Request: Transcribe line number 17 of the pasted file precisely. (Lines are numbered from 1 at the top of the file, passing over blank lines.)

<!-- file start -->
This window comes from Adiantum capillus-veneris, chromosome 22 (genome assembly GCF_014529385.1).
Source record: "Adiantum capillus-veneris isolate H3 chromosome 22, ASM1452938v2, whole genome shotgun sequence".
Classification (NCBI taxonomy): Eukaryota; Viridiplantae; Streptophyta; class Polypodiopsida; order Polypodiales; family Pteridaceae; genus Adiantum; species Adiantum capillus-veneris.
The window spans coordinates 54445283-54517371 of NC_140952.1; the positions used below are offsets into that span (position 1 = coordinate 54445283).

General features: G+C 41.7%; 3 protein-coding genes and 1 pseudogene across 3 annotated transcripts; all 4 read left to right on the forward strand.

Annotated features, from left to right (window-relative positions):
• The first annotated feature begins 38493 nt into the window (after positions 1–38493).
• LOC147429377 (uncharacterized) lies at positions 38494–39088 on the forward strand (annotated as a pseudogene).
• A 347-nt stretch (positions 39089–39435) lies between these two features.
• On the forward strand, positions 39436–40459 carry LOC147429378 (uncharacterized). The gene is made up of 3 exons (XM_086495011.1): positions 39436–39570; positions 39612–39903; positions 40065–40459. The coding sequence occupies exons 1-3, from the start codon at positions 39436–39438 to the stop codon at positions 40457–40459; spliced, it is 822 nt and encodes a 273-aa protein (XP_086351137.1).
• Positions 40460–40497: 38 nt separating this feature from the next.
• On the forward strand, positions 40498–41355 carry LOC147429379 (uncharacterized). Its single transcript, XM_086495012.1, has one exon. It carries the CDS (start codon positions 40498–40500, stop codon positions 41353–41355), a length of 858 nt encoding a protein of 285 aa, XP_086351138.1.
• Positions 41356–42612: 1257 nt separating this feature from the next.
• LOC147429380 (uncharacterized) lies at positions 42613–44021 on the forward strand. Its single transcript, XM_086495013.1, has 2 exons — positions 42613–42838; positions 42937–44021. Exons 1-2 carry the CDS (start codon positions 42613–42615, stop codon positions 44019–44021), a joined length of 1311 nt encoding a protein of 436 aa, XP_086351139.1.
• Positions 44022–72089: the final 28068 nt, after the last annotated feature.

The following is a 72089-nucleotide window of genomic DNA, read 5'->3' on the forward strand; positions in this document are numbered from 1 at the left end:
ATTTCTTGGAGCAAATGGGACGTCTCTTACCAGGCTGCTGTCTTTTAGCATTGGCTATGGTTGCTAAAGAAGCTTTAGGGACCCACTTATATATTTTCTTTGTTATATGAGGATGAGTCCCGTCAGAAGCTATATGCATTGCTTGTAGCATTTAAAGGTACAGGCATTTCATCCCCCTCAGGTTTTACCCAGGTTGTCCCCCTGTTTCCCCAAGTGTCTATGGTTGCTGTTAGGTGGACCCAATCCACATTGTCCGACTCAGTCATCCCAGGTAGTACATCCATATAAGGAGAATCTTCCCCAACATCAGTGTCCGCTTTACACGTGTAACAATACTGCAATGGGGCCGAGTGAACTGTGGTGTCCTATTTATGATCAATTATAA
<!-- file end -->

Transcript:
ATTTCTTGGAGCAAATGGGACGTCTCTTACCAGGCTGCTGTCTTTTAGCATTGGCTATGGTTGCTAAAGAAGCTTTAGGGACCCACTTATATATTTTCTTTGTTATATGAGGATGAGTCCCGTCAGAAGCTATATGCATTGCTTGTAGCATTTAAAGGTACAGGCATTTCATCCCCCTCAGGTTTTACCCAGGTTGTCCCCCTGTTTCCCCAAGTGTCTATGGTTGCTGTTAGGTGGACCCAATCCACATTGTCCGACTCAGTCATCCCAGGTAGTACATCCATATAAGGAGAATCTTCCCCAACATCAGTGTCCGCTTTACACGTGTAACAATACTGCAATGGGGCCGAGTGAACTGTGGTGTCCTATTTATGATCAATTATAA